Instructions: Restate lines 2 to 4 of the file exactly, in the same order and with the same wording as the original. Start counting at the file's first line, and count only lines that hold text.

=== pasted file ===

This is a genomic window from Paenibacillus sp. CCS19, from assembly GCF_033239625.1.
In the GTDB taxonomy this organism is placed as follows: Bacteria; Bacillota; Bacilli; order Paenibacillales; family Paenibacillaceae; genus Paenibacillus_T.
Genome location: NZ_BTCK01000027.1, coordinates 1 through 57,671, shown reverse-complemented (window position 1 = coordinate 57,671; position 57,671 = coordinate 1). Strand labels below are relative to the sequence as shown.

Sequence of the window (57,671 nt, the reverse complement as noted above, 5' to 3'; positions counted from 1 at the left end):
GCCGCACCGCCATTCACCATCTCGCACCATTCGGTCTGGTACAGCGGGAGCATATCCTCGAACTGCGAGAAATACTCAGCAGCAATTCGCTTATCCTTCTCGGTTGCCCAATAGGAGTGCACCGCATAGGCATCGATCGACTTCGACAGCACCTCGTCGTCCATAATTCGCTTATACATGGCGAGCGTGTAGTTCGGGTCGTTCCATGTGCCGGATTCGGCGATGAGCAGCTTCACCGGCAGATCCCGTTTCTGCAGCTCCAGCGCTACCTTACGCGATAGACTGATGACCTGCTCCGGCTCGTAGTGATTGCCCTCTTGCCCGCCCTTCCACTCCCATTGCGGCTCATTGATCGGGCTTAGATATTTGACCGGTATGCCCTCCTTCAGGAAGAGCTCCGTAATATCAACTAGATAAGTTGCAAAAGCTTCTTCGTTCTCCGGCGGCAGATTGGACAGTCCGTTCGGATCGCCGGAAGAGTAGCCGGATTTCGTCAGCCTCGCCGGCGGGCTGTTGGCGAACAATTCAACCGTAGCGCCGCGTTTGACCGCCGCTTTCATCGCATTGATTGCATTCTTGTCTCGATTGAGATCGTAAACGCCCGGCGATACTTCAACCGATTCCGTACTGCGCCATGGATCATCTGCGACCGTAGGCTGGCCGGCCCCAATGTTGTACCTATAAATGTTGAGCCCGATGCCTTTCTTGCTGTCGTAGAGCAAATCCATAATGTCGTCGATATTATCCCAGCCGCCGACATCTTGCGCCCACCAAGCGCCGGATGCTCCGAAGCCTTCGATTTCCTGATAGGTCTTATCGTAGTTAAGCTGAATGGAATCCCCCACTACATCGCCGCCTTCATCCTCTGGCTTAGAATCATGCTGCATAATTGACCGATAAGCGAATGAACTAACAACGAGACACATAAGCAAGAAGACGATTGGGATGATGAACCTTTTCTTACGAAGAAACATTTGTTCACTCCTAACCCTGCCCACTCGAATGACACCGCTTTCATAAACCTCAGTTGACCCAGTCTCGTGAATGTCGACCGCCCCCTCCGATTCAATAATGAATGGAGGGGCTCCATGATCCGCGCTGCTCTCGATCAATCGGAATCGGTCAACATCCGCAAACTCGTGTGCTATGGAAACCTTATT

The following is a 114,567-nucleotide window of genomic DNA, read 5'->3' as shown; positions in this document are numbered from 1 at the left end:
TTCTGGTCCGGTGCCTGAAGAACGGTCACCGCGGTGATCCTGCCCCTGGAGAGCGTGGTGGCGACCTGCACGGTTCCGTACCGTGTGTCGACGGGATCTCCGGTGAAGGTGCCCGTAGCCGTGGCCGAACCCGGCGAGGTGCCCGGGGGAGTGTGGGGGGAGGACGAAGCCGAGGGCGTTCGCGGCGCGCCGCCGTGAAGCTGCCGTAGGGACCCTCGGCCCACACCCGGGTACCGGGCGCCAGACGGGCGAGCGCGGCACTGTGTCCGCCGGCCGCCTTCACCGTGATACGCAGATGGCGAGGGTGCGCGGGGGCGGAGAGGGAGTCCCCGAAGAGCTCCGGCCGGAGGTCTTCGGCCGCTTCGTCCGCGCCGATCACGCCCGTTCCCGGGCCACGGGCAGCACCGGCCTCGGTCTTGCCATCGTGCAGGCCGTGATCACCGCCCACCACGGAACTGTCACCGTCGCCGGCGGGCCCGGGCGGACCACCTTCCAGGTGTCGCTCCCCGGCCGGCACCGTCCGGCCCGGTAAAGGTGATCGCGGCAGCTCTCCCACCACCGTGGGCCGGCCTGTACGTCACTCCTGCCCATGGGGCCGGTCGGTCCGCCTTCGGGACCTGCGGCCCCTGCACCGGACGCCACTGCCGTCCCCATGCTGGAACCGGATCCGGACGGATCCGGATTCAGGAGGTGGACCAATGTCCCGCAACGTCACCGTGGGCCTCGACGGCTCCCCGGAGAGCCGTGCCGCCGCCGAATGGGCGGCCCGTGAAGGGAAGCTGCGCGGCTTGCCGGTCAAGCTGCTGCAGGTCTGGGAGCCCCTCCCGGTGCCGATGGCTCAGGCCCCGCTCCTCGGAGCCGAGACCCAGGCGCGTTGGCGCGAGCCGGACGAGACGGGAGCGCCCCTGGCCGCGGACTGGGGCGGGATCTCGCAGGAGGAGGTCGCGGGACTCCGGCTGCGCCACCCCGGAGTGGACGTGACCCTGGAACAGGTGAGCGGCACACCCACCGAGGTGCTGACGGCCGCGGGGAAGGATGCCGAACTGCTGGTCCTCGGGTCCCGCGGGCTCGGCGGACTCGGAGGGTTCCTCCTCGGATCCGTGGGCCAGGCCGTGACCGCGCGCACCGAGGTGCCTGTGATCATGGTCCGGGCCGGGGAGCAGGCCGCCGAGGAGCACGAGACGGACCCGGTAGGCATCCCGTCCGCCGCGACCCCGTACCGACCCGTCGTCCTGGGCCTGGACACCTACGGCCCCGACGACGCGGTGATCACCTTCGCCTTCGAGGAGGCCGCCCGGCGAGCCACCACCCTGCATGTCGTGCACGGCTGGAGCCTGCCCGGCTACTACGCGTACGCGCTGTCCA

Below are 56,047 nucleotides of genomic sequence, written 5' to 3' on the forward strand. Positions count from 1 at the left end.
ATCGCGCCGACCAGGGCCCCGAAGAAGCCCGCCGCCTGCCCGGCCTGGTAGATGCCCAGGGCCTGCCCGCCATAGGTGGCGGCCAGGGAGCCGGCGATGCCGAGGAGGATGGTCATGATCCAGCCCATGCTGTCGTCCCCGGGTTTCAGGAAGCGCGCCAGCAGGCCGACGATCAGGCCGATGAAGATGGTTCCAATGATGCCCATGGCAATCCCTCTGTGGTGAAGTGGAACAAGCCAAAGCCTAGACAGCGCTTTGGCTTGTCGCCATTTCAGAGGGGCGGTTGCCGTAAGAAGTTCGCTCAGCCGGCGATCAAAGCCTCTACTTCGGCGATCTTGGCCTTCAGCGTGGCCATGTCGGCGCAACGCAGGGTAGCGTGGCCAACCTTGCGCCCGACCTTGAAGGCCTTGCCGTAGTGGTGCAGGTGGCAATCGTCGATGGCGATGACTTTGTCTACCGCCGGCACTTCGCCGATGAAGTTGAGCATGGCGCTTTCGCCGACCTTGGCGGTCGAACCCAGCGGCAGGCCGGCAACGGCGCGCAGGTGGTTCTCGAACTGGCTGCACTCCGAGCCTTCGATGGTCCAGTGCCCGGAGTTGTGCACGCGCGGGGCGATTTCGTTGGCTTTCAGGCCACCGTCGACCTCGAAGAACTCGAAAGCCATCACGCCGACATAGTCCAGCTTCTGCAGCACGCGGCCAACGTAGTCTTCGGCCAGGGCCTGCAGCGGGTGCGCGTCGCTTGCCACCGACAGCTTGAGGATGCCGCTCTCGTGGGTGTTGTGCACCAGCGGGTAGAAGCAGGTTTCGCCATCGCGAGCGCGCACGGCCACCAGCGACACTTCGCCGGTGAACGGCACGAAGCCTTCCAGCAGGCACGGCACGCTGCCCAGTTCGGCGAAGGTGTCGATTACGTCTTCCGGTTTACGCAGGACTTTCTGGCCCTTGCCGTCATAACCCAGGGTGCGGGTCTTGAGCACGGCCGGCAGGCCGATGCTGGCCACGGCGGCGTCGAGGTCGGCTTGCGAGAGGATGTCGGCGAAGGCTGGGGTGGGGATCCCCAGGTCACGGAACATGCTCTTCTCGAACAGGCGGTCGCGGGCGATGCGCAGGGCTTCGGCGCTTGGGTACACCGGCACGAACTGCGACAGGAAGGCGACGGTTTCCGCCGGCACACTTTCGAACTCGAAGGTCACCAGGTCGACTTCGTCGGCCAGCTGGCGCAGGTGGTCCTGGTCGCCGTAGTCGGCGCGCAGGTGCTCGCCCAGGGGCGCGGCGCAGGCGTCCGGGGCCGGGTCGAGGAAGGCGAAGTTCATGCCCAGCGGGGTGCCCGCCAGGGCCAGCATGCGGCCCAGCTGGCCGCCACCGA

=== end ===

In the GTDB taxonomy this organism is placed as follows: Bacteria; Bacillota; Bacilli; order Paenibacillales; family Paenibacillaceae; genus Paenibacillus_T.
Genome location: NZ_BTCK01000027.1, coordinates 1 through 57,671, shown reverse-complemented (window position 1 = coordinate 57,671; position 57,671 = coordinate 1). Strand labels below are relative to the sequence as shown.

Sequence of the window (57,671 nt, the reverse complement as noted above, 5' to 3'; positions counted from 1 at the left end):